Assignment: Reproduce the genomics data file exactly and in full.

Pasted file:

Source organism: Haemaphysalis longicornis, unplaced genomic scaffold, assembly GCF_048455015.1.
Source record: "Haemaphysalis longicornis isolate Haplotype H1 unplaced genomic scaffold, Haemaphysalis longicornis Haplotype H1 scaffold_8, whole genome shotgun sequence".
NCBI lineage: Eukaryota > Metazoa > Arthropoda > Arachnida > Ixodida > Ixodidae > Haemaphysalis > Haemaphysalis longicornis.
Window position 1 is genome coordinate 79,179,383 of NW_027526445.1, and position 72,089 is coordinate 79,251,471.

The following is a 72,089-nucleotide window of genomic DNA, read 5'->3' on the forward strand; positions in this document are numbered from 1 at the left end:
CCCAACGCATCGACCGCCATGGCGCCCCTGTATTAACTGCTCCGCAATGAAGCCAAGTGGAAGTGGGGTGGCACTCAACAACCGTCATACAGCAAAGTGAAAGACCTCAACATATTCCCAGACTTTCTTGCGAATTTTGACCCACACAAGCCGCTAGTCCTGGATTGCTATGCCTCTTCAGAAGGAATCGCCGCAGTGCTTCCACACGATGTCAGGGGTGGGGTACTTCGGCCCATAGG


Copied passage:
Source organism: Haemaphysalis longicornis, unplaced genomic scaffold, assembly GCF_048455015.1.
Source record: "Haemaphysalis longicornis isolate Haplotype H1 unplaced genomic scaffold, Haemaphysalis longicornis Haplotype H1 scaffold_8, whole genome shotgun sequence".
NCBI lineage: Eukaryota > Metazoa > Arthropoda > Arachnida > Ixodida > Ixodidae > Haemaphysalis > Haemaphysalis longicornis.
Window position 1 is genome coordinate 79,179,383 of NW_027526445.1, and position 72,089 is coordinate 79,251,471.

The following is a 72,089-nucleotide window of genomic DNA, read 5'->3' on the forward strand; positions in this document are numbered from 1 at the left end:
CCCAACGCATCGACCGCCATGGCGCCCCTGTATTAACTGCTCCGCAATGAAGCCAAGTGGAAGTGGGGTGGCACTCAACAACCGTCATACAGCAAAGTGAAAGACCTCAACATATTCCCAGACTTTCTTGCGAATTTTGACCCACACAAGCCGCTAGTCCTGGATTGCTATGCCTCTTCAGAAGGAATCGCCGCAGTGCTTCCACACGATGTCAGGGGTGGGGTACTTCGGCCCATAGG